Date of Award:
Doctor of Philosophy (PhD)
E. Wayne Wright
E. Wayne Wright
The profession of counseling psychology has, for a long time, realized the need for reevaluating and improving traditional methods of training counselors. The major professional demands have been (1) a science-based approach to the training counselors; and (2) a more experientially oriented approach to the training of counselors. This study represented a developmental effort geared towards the integration of the above two demands.
Seven experientially oriented modular instructional units were developed for use in a counselor education program. Units were developed on (1) what counseling and psychotherapy are; (2) history of counseling and psychotherapy; (3) counselor attitudes; (4) interviewing skills (A); (5) interviewing skills (B); (6) critical incidents in counseling and psychotherapy; and (7) counselor values, and ethical and legal responsibilities in counseling and psychotherapy.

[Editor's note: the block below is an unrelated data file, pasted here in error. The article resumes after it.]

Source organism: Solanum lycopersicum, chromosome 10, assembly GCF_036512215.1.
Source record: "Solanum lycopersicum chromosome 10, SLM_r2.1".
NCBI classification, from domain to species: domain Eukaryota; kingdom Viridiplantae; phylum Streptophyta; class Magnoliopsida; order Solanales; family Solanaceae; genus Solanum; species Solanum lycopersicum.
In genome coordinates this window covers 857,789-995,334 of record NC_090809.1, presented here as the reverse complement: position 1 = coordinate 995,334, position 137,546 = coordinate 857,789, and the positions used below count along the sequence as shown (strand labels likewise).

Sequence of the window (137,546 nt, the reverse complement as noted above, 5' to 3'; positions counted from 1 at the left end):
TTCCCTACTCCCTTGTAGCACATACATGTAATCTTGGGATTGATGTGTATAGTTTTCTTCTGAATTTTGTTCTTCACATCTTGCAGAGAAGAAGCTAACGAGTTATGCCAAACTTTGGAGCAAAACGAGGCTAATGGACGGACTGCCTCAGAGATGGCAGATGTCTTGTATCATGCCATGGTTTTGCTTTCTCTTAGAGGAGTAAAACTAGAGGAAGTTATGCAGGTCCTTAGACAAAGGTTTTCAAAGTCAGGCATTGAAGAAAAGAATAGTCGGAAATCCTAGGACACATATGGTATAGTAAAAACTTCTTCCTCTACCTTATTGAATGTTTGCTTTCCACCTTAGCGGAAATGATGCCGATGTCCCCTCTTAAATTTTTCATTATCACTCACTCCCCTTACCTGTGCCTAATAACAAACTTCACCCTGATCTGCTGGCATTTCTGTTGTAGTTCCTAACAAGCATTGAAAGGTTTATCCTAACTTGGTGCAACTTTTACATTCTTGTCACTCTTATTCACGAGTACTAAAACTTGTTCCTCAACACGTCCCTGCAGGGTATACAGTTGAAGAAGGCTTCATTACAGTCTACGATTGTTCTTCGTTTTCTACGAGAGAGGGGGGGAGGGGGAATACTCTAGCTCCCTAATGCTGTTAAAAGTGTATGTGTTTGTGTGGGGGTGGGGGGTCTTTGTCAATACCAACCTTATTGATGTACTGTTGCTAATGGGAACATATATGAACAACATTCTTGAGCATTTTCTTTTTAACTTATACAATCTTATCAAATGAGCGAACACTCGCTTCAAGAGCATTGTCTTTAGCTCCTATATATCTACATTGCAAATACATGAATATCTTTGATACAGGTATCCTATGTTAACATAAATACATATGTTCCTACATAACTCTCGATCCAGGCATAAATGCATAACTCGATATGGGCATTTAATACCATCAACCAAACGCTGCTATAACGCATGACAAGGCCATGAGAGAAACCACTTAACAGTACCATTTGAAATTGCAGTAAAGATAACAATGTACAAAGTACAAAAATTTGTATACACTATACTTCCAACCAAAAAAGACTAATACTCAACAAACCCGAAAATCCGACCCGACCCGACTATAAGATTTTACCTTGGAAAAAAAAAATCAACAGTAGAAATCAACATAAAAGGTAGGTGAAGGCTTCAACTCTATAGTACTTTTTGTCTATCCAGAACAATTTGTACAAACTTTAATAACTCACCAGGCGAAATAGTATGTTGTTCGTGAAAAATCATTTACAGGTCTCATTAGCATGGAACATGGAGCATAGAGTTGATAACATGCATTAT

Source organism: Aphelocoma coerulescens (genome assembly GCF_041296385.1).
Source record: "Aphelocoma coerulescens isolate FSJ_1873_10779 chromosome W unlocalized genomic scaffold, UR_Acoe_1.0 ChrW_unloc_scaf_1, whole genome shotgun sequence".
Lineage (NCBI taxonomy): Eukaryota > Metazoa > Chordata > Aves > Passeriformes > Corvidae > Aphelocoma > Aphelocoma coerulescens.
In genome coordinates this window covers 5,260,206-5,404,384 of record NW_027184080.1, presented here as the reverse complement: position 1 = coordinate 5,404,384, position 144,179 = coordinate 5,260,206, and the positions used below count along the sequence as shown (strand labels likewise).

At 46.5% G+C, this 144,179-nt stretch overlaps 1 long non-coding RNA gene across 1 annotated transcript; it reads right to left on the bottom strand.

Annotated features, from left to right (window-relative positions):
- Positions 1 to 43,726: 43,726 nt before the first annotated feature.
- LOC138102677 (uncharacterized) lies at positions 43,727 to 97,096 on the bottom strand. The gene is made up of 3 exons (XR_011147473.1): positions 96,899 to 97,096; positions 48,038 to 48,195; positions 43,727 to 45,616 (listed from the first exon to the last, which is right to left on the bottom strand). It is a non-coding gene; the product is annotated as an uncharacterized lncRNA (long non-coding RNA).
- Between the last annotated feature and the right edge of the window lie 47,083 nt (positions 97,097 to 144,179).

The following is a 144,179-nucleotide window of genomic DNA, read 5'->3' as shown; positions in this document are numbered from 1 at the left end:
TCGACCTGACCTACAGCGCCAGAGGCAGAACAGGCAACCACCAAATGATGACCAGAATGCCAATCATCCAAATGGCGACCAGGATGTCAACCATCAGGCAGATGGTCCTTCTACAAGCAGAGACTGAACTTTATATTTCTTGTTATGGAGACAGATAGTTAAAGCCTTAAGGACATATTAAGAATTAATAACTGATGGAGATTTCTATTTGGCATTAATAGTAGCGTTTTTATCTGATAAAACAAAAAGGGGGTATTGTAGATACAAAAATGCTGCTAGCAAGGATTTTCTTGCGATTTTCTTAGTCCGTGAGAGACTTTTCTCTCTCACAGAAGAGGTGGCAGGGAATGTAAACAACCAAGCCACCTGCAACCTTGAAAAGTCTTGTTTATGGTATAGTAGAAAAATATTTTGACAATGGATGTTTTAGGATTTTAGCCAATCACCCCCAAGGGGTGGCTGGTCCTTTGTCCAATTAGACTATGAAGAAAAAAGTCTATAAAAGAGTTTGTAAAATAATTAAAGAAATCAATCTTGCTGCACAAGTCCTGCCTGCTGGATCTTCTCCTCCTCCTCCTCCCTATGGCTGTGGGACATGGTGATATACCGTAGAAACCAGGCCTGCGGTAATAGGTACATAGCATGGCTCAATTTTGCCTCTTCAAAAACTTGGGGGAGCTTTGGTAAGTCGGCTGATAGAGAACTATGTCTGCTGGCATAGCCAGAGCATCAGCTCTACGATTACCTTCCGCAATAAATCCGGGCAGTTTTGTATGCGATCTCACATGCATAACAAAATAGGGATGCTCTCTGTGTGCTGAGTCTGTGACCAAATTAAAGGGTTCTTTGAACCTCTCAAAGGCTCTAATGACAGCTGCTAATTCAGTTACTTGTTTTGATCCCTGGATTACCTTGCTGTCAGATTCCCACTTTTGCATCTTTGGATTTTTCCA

The Instructional units adopted a format containing (1) specific learning objectives; (2) descriptions of learning activities; and (3) evidence of learning or criteria statements for each learning objective. The seven units were put into training manual form. An instructor's manual was also developed to enable any counselor educator to teach the course by familiarizing himself with the manuals.
The modular instructional systems were field tested on a pilot group of nine graduate students in counseling psychology. The pilot group met for six hours of class time each week for ten consecutive weeks. As a result of the field testing, parts of the system were either modified, eliminated, or added.
The study concluded that the systems approach to counselor education is a viable alternative to more traditional methods of counselor education. It is a science-based approach characterized by a high level of accountability, and it offers and efficient and effective method for counselor education.
Gettis, Alan, "Development of a Systems Approach for Training in Counseling Psychology" (1974). All Graduate Theses and Dissertations. 5767.
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